Morinda citrifolia

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Morinda citrifolia
Noni fruit (Morinda citrifolia).jpg
Leaves and noni fruit
Scientific classification Red Pencil Icon.png
Kingdom: Plantae
Clade: Tracheophytes
Clade: Angiosperms
Clade: Eudicots
Clade: Asterids
Order: Gentianales
Family: Rubiaceae
Genus: Morinda
M. citrifolia
Binomial name
Morinda citrifolia

Morinda citrifolia is a fruit-bearing tree in the coffee family, Rubiaceae. Its native range extends across Southeast Asia and Australasia, and was spread across the Pacific by Polynesian sailors. [1] The species is now cultivated throughout the tropics and widely naturalized. [2] Among some 100 names for the fruit across different regions are the more common English names of great morinda, Indian mulberry, noni, beach mulberry, and cheese fruit. [3]


The fresh fruit's strong, vomit-like odor has made it a famine food in most regions, but it remains a staple food among some cultures, and has been used in traditional medicine. In the consumer market, it has been introduced as a supplement in various formats, such as capsules, skin products, and juices.

Noni in cross-section Noni.svg
Noni in cross-section

Growing habitats

Morinda citrifolia grows in shady forests, as well as on open rocky or sandy shores. [4] It reaches maturity in about 18 months, then yields between 4 and 8 kg (8.8 and 17.6 lb) of fruit every month throughout the year. It is tolerant of saline soils, drought to conditions, and secondary soils. It is therefore found in a wide variety of habitats: volcanic terrains, lava-strewn coasts, and clearings or limestone outcrops, as well as in coralline atolls. [4] It can grow up to 9 m (30 ft) tall, and has large, simple, dark green, shiny and deeply veined leaves.

The plant bears flowers and fruits all year round. The fruit is a multiple fruit that has a pungent odor when ripening, and is hence also known as cheese fruit or even vomit fruit. It is oval in shape and reaches 10–18 centimetres (3.9–7.1 in) size. At first green, the fruit turns yellow then almost white as it ripens. It contains many seeds. [4]

Morinda citrifolia is especially attractive to weaver ants, which make nests from the leaves of the tree. [4] These ants protect the plant from some plant-parasitic insects. The smell of the fruit also attracts fruit bats, which aid in dispersing the seeds. A type of fruit fly, Drosophila sechellia , feeds exclusively on these fruits. [5]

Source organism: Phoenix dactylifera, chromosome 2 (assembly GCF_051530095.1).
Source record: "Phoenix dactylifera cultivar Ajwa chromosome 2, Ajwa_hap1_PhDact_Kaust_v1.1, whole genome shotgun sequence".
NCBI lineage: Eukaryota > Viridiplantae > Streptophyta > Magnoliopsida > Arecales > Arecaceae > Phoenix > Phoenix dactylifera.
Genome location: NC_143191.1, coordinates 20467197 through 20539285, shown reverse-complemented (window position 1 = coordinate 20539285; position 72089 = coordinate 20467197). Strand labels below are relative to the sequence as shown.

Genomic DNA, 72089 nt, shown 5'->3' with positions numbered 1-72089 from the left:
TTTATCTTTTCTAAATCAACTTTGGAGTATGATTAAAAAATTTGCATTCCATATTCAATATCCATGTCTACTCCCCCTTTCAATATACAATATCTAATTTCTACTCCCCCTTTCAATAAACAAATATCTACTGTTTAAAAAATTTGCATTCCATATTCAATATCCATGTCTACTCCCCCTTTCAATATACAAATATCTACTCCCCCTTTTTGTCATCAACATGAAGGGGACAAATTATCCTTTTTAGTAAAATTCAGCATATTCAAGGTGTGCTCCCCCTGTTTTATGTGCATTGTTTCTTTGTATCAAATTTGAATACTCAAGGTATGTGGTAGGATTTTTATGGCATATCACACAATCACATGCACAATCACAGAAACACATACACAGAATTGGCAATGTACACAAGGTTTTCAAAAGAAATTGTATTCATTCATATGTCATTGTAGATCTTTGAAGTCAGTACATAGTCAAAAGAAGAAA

Noni fruit Morinda citrifolia Fruit.jpg
Noni fruit

A variety of beverages (juice drinks), powders (from dried ripe or unripe fruits), cosmetic products (lotions, soaps), oil (from seeds), leaf powders (for encapsulation or pills) have been introduced into the consumer market. [6]


Noni is sometimes called a "starvation fruit", implying that it was used by indigenous peoples as emergency food during times of famine. [6] Despite its strong smell and bitter taste, the fruit was nevertheless eaten as a famine food, [7] and, in some Pacific Islands, even as a staple food, either raw or cooked. [8] Southeast Asians and Australian Aboriginals consume the fruit raw with salt or cook it with curry. [9] The seeds are edible when roasted. In Thai cuisine, the leaves (known as bai-yo) are used as a green vegetable and are the main ingredient of kaeng bai-yo, cooked with coconut milk. The fruit (luk-yo) is added as a salad ingredient to some versions of somtam.

Traditional medicine

Green fruit, leaves, and root or rhizomes might have been used in Polynesian cultures as a general tonic, in addition to its traditional place in Polynesian culture as a famine food. [6] Although Morinda is considered to have biological properties in traditional medicine, there is no confirmed evidence of clinical efficacy for any intended use. [10] In 2018, a Hawaiian manufacturer of noni food and skincare products was issued an FDA warning letter for marketing unapproved drugs and making false health claims in violation of the US Food, Drug and Cosmetic Act. [11]


Among Austronesian peoples, noni was traditionally used primarily for the production of dyes. It was carried into the Pacific Islands as canoe plants by Austronesian voyagers. Morinda bark produces a brownish-purplish dye that may be used for making batik. In Hawaii, yellowish dye is extracted from its roots to dye cloth. [12] [13]

Nutrients and phytochemicals

Morinda citrifolia fruit powder contains carbohydrates and dietary fibre in moderate amounts. [14] These macronutrients evidently reside in the fruit pulp, as M. citrifolia juice has sparse nutrient content. [15] The main micronutrients of M. citrifolia pulp powder include vitamin C, niacin (vitamin B3), iron and potassium. [14] Vitamin A, calcium and sodium are present in moderate amounts. When M. citrifolia juice alone is analyzed and compared to pulp powder, only vitamin C is retained [15] in an amount (34 mg per 100 gram juice) that is 64% of the content of a raw navel orange (53 mg per 100 g or 89% of the Daily Value). [16] Sodium levels in M. citrifolia juice (about 3% of Dietary Reference Intake, DRI) [14] are high compared to an orange, and potassium content is moderate. [16]

Morinda citrifolia fruit contains a number of phytochemicals, including lignans, oligo- and polysaccharides, flavonoids, iridoids, fatty acids, scopoletin, catechin, beta-sitosterol, damnacanthal, and alkaloids. [17] Although these substances have been studied for bioactivity, research is insufficient to conclude anything about their effects on human health. [2]

See also

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